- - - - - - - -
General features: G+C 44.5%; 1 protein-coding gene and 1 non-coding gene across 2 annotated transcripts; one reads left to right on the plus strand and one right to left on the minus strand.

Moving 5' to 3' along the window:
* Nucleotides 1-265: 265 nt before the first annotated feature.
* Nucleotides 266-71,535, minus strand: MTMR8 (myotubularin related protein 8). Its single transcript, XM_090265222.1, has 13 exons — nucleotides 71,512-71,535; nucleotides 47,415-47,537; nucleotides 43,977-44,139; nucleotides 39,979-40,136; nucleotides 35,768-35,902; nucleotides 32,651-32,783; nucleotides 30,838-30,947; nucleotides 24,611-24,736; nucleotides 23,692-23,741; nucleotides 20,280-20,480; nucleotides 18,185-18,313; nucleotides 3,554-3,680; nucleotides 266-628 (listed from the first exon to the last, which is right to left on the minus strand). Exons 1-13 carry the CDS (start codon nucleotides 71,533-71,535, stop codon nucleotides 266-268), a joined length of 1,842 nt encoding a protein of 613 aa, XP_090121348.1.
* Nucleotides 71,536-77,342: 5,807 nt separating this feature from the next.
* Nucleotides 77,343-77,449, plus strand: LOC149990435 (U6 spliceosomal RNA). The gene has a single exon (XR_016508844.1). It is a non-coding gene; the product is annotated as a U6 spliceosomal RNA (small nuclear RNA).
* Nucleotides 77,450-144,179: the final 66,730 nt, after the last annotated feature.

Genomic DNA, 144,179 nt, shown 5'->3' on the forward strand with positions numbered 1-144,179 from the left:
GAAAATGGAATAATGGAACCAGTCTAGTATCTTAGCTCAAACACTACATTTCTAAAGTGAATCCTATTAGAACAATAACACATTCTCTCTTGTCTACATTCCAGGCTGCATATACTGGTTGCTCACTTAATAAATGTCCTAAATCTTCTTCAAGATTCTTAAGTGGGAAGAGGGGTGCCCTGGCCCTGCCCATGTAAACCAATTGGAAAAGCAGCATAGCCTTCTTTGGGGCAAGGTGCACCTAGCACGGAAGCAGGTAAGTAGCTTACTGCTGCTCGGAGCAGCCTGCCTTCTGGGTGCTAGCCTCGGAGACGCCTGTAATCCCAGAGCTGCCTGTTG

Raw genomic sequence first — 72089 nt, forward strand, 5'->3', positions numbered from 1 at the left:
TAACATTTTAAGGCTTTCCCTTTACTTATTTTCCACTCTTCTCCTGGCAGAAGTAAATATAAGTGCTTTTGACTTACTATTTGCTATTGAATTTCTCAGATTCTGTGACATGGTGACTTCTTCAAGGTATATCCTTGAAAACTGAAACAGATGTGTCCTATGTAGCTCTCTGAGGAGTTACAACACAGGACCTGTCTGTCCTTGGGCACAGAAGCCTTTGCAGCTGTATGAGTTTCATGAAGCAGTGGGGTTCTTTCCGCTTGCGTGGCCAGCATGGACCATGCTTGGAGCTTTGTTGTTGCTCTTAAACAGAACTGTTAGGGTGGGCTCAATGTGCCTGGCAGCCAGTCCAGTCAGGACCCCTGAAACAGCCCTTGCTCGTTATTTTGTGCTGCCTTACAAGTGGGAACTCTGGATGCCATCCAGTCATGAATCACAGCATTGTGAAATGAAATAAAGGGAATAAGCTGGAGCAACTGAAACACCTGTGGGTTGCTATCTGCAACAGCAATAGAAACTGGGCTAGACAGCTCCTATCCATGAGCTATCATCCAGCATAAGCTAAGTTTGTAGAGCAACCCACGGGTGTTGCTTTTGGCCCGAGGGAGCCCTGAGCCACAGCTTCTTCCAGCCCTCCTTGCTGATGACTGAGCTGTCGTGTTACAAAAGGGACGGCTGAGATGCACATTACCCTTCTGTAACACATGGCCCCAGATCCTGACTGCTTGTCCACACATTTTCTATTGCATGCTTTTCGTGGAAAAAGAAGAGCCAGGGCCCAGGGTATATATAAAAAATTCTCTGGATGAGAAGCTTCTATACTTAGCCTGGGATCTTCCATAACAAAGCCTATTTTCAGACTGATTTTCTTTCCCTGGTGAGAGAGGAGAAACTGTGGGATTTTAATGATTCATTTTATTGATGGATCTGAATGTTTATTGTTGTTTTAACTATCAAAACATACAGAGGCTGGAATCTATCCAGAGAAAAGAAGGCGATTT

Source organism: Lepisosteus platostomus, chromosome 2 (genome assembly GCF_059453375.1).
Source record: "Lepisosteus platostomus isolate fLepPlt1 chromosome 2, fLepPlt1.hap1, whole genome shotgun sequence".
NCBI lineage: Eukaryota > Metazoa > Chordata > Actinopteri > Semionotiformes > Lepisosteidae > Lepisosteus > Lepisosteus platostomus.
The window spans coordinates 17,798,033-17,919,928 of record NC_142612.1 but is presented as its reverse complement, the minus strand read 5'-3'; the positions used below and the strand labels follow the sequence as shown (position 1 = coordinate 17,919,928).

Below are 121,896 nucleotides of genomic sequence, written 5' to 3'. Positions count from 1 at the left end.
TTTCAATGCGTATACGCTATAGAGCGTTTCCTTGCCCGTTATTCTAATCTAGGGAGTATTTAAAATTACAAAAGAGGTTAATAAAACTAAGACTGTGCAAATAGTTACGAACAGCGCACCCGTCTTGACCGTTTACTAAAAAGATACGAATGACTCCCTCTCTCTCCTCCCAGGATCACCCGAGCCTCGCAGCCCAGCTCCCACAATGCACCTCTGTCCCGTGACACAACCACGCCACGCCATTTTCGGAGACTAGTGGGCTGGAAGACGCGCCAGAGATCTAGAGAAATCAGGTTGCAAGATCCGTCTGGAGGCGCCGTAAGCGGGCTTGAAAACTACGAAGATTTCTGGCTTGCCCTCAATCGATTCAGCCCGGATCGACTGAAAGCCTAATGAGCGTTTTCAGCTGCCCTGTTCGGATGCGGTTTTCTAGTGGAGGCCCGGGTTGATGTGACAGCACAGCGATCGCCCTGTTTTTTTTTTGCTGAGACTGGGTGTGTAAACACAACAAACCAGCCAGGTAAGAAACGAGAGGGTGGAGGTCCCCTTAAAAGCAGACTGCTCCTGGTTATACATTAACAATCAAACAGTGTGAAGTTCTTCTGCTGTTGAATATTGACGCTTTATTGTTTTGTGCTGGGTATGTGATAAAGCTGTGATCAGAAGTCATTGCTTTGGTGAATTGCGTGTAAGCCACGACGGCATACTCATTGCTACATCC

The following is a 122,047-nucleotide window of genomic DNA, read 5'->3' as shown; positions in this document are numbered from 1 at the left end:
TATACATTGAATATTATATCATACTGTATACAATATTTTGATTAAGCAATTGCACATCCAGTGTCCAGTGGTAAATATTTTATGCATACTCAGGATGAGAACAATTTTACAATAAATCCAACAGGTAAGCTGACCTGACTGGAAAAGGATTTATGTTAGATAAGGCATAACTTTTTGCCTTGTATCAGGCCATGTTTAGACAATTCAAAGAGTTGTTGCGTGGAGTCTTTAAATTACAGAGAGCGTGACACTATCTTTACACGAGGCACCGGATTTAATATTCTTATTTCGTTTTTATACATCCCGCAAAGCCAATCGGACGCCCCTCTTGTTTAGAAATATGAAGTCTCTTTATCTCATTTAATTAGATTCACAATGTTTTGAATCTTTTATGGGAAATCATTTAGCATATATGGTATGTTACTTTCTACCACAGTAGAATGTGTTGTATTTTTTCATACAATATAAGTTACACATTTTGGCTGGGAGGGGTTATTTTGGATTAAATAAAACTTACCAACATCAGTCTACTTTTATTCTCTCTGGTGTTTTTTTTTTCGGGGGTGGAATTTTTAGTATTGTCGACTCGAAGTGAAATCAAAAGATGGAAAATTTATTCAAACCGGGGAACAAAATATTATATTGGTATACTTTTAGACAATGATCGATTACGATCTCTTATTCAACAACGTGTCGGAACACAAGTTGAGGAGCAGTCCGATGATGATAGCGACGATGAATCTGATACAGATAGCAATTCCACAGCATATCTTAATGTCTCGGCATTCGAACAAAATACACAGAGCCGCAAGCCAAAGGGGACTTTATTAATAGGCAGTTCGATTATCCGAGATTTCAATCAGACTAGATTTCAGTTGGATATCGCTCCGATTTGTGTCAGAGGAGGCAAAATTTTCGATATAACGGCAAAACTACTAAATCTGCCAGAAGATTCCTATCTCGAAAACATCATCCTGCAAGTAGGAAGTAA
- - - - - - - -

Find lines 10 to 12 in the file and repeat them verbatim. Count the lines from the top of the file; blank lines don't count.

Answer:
Raw genomic sequence first — 72089 nt, forward strand, 5'->3', positions numbered from 1 at the left:
TAACATTTTAAGGCTTTCCCTTTACTTATTTTCCACTCTTCTCCTGGCAGAAGTAAATATAAGTGCTTTTGACTTACTATTTGCTATTGAATTTCTCAGATTCTGTGACATGGTGACTTCTTCAAGGTATATCCTTGAAAACTGAAACAGATGTGTCCTATGTAGCTCTCTGAGGAGTTACAACACAGGACCTGTCTGTCCTTGGGCACAGAAGCCTTTGCAGCTGTATGAGTTTCATGAAGCAGTGGGGTTCTTTCCGCTTGCGTGGCCAGCATGGACCATGCTTGGAGCTTTGTTGTTGCTCTTAAACAGAACTGTTAGGGTGGGCTCAATGTGCCTGGCAGCCAGTCCAGTCAGGACCCCTGAAACAGCCCTTGCTCGTTATTTTGTGCTGCCTTACAAGTGGGAACTCTGGATGCCATCCAGTCATGAATCACAGCATTGTGAAATGAAATAAAGGGAATAAGCTGGAGCAACTGAAACACCTGTGGGTTGCTATCTGCAACAGCAATAGAAACTGGGCTAGACAGCTCCTATCCATGAGCTATCATCCAGCATAAGCTAAGTTTGTAGAGCAACCCACGGGTGTTGCTTTTGGCCCGAGGGAGCCCTGAGCCACAGCTTCTTCCAGCCCTCCTTGCTGATGACTGAGCTGTCGTGTTACAAAAGGGACGGCTGAGATGCACATTACCCTTCTGTAACACATGGCCCCAGATCCTGACTGCTTGTCCACACATTTTCTATTGCATGCTTTTCGTGGAAAAAGAAGAGCCAGGGCCCAGGGTATATATAAAAAATTCTCTGGATGAGAAGCTTCTATACTTAGCCTGGGATCTTCCATAACAAAGCCTATTTTCAGACTGATTTTCTTTCCCTGGTGAGAGAGGAGAAACTGTGGGATTTTAATGATTCATTTTATTGATGGATCTGAATGTTTATTGTTGTTTTAACTATCAAAACATACAGAGGCTGGAATCTATCCAGAGAAAAGAAGGCGATTT

Source organism: Lepisosteus platostomus, chromosome 2 (genome assembly GCF_059453375.1).